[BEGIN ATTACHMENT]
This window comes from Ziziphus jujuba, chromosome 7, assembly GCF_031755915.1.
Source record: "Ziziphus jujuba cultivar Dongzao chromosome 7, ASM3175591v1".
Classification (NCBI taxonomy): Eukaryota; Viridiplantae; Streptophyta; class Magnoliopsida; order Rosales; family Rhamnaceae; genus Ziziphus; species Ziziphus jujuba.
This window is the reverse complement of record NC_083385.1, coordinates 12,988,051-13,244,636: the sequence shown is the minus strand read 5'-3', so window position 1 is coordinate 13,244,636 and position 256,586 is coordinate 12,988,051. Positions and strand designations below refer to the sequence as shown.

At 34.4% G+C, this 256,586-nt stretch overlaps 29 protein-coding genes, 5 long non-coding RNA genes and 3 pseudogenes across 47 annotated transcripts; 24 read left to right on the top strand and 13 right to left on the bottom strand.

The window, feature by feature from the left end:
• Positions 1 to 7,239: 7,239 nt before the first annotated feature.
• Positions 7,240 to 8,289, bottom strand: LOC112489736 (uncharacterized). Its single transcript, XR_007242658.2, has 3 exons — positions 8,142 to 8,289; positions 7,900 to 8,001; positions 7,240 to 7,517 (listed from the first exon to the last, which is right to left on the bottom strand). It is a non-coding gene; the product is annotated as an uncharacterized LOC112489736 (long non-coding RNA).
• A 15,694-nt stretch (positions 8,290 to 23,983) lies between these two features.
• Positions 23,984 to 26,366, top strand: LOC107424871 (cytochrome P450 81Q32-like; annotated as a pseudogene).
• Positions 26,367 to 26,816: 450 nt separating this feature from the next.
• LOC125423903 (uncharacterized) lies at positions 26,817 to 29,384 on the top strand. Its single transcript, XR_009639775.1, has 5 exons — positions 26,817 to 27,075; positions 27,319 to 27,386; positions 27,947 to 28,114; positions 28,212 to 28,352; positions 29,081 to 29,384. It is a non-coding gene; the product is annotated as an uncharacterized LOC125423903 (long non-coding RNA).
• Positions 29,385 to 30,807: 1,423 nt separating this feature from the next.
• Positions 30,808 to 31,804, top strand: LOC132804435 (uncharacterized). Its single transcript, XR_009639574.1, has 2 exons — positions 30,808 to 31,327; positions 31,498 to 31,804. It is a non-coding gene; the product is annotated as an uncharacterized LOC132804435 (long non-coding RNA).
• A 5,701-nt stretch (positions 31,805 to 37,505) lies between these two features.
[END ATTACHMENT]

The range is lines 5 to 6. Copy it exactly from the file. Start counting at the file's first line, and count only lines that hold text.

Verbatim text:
At 34.4% G+C, this 256,586-nt stretch overlaps 29 protein-coding genes, 5 long non-coding RNA genes and 3 pseudogenes across 47 annotated transcripts; 24 read left to right on the top strand and 13 right to left on the bottom strand.

The window, feature by feature from the left end: